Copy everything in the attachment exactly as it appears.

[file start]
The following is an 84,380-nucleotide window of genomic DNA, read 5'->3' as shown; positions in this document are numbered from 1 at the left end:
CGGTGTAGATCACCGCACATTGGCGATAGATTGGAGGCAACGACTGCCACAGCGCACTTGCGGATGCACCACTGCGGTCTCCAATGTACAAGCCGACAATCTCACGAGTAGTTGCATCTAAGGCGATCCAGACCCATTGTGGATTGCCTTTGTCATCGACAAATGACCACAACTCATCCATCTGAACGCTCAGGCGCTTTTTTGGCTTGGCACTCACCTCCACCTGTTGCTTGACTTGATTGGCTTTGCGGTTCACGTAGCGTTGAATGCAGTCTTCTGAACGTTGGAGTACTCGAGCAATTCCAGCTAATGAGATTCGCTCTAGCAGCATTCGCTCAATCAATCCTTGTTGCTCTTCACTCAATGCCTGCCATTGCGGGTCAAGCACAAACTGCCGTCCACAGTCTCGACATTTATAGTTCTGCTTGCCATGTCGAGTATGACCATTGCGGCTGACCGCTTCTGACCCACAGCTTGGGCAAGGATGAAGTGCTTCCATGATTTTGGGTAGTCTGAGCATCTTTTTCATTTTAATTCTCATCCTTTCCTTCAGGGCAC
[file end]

The following is an 84,380-nucleotide window of genomic DNA, read 5'->3' as shown; positions in this document are numbered from 1 at the left end:
CGGTGTAGATCACCGCACATTGGCGATAGATTGGAGGCAACGACTGCCACAGCGCACTTGCGGATGCACCACTGCGGTCTCCAATGTACAAGCCGACAATCTCACGAGTAGTTGCATCTAAGGCGATCCAGACCCATTGTGGATTGCCTTTGTCATCGACAAATGACCACAACTCATCCATCTGAACGCTCAGGCGCTTTTTTGGCTTGGCACTCACCTCCACCTGTTGCTTGACTTGATTGGCTTTGCGGTTCACGTAGCGTTGAATGCAGTCTTCTGAACGTTGGAGTACTCGAGCAATTCCAGCTAATGAGATTCGCTCTAGCAGCATTCGCTCAATCAATCCTTGTTGCTCTTCACTCAATGCCTGCCATTGCGGGTCAAGCACAAACTGCCGTCCACAGTCTCGACATTTATAGTTCTGCTTGCCATGTCGAGTATGACCATTGCGGCTGACCGCTTCTGACCCACAGCTTGGGCAAGGATGAAGTGCTTCCATGATTTTGGGTAGTCTGAGCATCTTTTTCATTTTAATTCTCATCCTTTCCTTCAGGGCAC